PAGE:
ABERDEEN, North Carolina - More than a dozen classic car owners, including many soldiers, say they are out thousands of dollars thanks to Icon Customs, a car restoration shop in Aberdeen, North Carolina.
"I've spent the last two weeks scouring for my parts," said Nick Bortnick, whose 1967 Ford Mustang Fastback was supposed to be restored at Icon Customs.
Nick dropped his car off back in 2015 where he says at first all he wanted to be done was sandblasting the car, painting it with primer, and undercoating his vehicle. He paid $1,500 for that work, and then the owner of Icon, George Fredericks, surprised Nick with some big news -that they would restore his car free of charge.
Nick was told he would be the first soldier to have his car restored under what's known as the 'Wheels from Valor' program. It was a program Frederick said he started at Icon. Hearing this news, Nick says he was ecstatic.
However, that excitement began to fade after he says little progress was made on his Mustang and month after month went by. Nick says he supplied many parts to Icon and would try and help in any way since he knew the 'Wheel from Valor' program was going to help him get his car back to being restored.
After two years of waiting, Nick finally went to Icon to get his car. He says it was heartbreaking.
"When I picked up the car, it was actually sitting in that corner behind you jammed behind a lot of these cars that are torn apart," he recalled.
More vehicle owners claim work not done
Alan Lancaster, another soldier, says he was also taken advantage of by Icon Customs.
Alan now lives in California. But while stationed at Fort Bragg, he took his red 1966 Mustang Coup to Icon in 2014.
For Alan, this was more than just a car. It was his first car; it was a priceless car. He paid $17,000 to Icon to bring his Mustang back to being roadworthy. In August 2015, after returning from a deployment Alan said he was disappointed that his car was not finished after writing so many checks. It was then he said Fredericks told him that Wheels from Valor would be taking Alan's project to the next level in appreciation for his service.
Alan was thrilled, but two years later this is how Alan's car looks after being at Icon since 2014.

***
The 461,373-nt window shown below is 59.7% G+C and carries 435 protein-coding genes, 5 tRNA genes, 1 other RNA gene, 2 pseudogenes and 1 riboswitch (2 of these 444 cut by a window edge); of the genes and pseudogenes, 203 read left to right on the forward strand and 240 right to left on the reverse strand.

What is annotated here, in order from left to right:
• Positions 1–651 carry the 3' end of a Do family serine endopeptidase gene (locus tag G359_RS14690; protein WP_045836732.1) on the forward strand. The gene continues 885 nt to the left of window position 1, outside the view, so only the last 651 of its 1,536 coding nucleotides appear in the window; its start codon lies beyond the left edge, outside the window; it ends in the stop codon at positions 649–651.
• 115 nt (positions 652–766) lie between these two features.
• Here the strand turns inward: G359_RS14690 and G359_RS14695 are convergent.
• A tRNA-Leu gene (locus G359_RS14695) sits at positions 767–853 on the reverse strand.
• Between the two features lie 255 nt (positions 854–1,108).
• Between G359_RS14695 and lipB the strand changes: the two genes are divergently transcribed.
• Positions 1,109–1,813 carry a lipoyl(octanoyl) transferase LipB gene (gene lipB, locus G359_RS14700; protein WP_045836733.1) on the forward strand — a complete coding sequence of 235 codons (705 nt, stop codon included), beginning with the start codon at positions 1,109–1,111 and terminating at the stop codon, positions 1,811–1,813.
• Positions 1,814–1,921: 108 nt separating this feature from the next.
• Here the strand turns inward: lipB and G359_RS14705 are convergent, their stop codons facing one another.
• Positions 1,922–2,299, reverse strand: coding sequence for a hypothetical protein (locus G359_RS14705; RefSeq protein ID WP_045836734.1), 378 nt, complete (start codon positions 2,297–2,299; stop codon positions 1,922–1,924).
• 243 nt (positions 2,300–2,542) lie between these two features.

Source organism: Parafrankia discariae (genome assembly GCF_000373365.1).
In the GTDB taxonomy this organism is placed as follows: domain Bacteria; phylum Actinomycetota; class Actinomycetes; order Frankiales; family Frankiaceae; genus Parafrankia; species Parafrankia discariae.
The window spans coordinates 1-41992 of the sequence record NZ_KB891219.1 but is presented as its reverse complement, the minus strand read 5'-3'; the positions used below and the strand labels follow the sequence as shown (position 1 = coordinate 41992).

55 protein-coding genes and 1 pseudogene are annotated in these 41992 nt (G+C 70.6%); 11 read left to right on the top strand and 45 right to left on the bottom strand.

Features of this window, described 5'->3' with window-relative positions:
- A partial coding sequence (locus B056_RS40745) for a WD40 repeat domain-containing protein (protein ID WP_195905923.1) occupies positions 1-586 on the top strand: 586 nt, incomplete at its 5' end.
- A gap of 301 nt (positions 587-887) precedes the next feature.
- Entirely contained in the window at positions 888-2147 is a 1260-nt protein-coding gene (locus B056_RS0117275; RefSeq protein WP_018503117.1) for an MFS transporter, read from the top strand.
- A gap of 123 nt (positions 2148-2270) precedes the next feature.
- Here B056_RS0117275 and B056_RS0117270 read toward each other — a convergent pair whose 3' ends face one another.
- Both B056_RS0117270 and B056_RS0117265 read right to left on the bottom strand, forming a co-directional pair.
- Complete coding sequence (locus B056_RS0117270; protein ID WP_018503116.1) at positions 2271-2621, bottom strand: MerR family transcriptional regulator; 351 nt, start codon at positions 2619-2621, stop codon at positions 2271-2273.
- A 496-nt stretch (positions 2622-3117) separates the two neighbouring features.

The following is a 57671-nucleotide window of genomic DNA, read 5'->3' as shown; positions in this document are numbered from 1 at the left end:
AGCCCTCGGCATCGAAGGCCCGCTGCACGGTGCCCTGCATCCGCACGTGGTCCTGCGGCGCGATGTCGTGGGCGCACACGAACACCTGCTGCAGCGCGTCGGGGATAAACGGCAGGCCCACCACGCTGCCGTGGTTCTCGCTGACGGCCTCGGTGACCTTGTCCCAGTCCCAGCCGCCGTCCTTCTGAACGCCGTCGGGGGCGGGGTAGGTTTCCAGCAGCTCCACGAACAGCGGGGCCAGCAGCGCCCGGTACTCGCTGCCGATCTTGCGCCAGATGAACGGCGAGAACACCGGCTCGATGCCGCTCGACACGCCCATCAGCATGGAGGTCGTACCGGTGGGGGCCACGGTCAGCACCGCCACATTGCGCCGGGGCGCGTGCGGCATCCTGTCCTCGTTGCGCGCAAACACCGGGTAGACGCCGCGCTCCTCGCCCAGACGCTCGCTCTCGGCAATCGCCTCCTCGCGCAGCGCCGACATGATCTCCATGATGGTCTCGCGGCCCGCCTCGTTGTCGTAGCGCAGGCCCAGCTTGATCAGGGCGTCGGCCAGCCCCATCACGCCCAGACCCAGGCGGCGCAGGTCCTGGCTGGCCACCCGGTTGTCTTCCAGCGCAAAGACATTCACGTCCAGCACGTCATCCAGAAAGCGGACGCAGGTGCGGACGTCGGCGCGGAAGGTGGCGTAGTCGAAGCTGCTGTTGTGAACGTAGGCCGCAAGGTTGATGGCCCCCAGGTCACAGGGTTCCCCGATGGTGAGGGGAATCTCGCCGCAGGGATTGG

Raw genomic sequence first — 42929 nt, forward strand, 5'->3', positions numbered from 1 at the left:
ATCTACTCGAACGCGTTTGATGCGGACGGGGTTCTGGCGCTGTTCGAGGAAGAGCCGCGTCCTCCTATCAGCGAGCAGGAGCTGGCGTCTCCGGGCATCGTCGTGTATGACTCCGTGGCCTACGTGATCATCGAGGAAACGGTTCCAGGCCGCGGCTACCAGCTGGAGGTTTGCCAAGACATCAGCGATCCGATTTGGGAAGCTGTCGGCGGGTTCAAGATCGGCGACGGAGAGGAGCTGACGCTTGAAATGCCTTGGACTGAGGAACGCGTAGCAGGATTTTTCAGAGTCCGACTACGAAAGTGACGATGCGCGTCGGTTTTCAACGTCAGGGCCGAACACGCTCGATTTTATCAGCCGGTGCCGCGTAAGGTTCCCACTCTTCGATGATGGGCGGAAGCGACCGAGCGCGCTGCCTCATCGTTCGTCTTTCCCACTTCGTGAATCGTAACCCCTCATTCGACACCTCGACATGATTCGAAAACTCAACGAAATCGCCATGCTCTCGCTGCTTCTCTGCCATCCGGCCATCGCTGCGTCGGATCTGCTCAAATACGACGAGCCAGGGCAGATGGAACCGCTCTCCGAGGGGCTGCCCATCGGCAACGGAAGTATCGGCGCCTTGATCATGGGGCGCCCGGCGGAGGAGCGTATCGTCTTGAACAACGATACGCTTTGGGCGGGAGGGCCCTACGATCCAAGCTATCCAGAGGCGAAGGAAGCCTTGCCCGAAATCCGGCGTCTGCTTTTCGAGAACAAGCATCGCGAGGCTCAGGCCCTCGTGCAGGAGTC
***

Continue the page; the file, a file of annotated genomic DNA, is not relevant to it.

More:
"The car that I once had running and driving to no longer being close to that," he said.
Soldiers weren't the only ones asking questions. BJ Beal paid Icon $5,000 to do some body work and paint his 1977 Ford Mustang Cobra. However, he says two years later he is left with a big mess.
BJ explained the rear end of his car, which was already done, and he says should have never been touched, is completely gone. This is what his car looks like now.
"I don't even know if I will - or when I will - be able to do anything with it. That's the frustrating part," said BJ.
For owners like BJ, restoring their car was something they say they saved up years to be able to do. They had taken their cars to Icon to see their dream come to life. Now, many are left wondering if they will ever have a chance to see that dream again. Others are left frustrated over not only having their dream shattered but the financial loss this tragedy has cost them.
One vehicle owner, who asked us not to use his name, says he paid Icon more than $30,000 to restore his 1964 Chevrolet C-10. He has a stack of invoices that show the new parts he paid for, but after waiting for two years, his truck was left looking like this.
Another issue the vehicle owner faces is over the VIN number; it's missing from his truck. He told us that Fredericks told him he removed the VIN number to work on restoring his truck, but says when he talked with the DMV they informed him that's illegal.
Action against Icon Customs
The Aberdeen Police Department, the NC DMV License and Theft Bureau, and the SBI are now involved after receiving several complaints. According to the police report from the Aberdeen Police Department, more than a dozen customs of Icon Customs complained about work not being done on their vehicles.
A representative with the DMV shared with us this statement:
"On 08/21/2017, NCDMV License and Theft Inspectors received information that Icon Customs was compromising vehicles by switching and or removing PVINs. A PVIN is known as a Public Vehicle Identification Number.